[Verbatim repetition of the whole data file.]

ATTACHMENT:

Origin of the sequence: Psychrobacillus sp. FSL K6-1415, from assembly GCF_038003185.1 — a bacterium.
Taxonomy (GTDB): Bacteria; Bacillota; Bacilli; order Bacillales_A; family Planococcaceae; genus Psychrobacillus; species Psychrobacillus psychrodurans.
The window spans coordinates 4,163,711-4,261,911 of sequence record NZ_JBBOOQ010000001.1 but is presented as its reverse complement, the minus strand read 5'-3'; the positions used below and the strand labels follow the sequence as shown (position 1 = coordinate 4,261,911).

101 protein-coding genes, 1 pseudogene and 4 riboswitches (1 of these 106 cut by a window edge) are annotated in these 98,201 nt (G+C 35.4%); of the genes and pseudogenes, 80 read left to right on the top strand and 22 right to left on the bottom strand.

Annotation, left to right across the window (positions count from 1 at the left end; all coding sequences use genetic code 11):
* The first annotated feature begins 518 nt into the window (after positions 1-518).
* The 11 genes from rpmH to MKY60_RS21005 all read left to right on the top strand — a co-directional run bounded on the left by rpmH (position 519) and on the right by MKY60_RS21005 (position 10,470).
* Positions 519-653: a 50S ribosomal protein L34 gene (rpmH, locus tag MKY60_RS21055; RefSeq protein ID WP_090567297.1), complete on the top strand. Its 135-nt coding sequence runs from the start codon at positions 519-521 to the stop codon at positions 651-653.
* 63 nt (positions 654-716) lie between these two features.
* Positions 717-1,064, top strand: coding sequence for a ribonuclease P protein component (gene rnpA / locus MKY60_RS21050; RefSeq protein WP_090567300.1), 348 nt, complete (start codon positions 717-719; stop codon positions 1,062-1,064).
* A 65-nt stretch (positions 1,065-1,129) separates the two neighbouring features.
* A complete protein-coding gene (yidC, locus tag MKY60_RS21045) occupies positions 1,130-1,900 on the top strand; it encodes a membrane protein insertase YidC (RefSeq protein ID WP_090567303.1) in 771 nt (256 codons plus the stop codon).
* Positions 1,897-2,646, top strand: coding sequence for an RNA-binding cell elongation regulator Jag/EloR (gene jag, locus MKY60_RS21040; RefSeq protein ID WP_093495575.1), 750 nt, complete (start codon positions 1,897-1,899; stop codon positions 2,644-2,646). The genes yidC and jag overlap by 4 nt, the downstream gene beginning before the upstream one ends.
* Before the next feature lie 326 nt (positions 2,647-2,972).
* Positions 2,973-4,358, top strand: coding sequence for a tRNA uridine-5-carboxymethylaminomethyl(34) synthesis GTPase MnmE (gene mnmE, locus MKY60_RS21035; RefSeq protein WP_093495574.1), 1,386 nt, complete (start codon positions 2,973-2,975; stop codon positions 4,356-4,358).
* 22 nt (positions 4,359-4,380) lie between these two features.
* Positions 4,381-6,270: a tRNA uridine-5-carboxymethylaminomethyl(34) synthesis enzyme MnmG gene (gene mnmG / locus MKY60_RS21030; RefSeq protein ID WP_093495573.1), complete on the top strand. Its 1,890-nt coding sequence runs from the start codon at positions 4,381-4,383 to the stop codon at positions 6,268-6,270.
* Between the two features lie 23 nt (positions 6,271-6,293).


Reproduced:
Origin of the sequence: Psychrobacillus sp. FSL K6-1415, from assembly GCF_038003185.1 — a bacterium.
Taxonomy (GTDB): Bacteria; Bacillota; Bacilli; order Bacillales_A; family Planococcaceae; genus Psychrobacillus; species Psychrobacillus psychrodurans.
The window spans coordinates 4,163,711-4,261,911 of sequence record NZ_JBBOOQ010000001.1 but is presented as its reverse complement, the minus strand read 5'-3'; the positions used below and the strand labels follow the sequence as shown (position 1 = coordinate 4,261,911).

101 protein-coding genes, 1 pseudogene and 4 riboswitches (1 of these 106 cut by a window edge) are annotated in these 98,201 nt (G+C 35.4%); of the genes and pseudogenes, 80 read left to right on the top strand and 22 right to left on the bottom strand.

Annotation, left to right across the window (positions count from 1 at the left end; all coding sequences use genetic code 11):
* The first annotated feature begins 518 nt into the window (after positions 1-518).
* The 11 genes from rpmH to MKY60_RS21005 all read left to right on the top strand — a co-directional run bounded on the left by rpmH (position 519) and on the right by MKY60_RS21005 (position 10,470).
* Positions 519-653: a 50S ribosomal protein L34 gene (rpmH, locus tag MKY60_RS21055; RefSeq protein ID WP_090567297.1), complete on the top strand. Its 135-nt coding sequence runs from the start codon at positions 519-521 to the stop codon at positions 651-653.
* 63 nt (positions 654-716) lie between these two features.
* Positions 717-1,064, top strand: coding sequence for a ribonuclease P protein component (gene rnpA / locus MKY60_RS21050; RefSeq protein WP_090567300.1), 348 nt, complete (start codon positions 717-719; stop codon positions 1,062-1,064).
* A 65-nt stretch (positions 1,065-1,129) separates the two neighbouring features.
* A complete protein-coding gene (yidC, locus tag MKY60_RS21045) occupies positions 1,130-1,900 on the top strand; it encodes a membrane protein insertase YidC (RefSeq protein ID WP_090567303.1) in 771 nt (256 codons plus the stop codon).
* Positions 1,897-2,646, top strand: coding sequence for an RNA-binding cell elongation regulator Jag/EloR (gene jag, locus MKY60_RS21040; RefSeq protein ID WP_093495575.1), 750 nt, complete (start codon positions 1,897-1,899; stop codon positions 2,644-2,646). The genes yidC and jag overlap by 4 nt, the downstream gene beginning before the upstream one ends.
* Before the next feature lie 326 nt (positions 2,647-2,972).
* Positions 2,973-4,358, top strand: coding sequence for a tRNA uridine-5-carboxymethylaminomethyl(34) synthesis GTPase MnmE (gene mnmE, locus MKY60_RS21035; RefSeq protein WP_093495574.1), 1,386 nt, complete (start codon positions 2,973-2,975; stop codon positions 4,356-4,358).
* 22 nt (positions 4,359-4,380) lie between these two features.
* Positions 4,381-6,270: a tRNA uridine-5-carboxymethylaminomethyl(34) synthesis enzyme MnmG gene (gene mnmG / locus MKY60_RS21030; RefSeq protein ID WP_093495573.1), complete on the top strand. Its 1,890-nt coding sequence runs from the start codon at positions 4,381-4,383 to the stop codon at positions 6,268-6,270.
* Between the two features lie 23 nt (positions 6,271-6,293).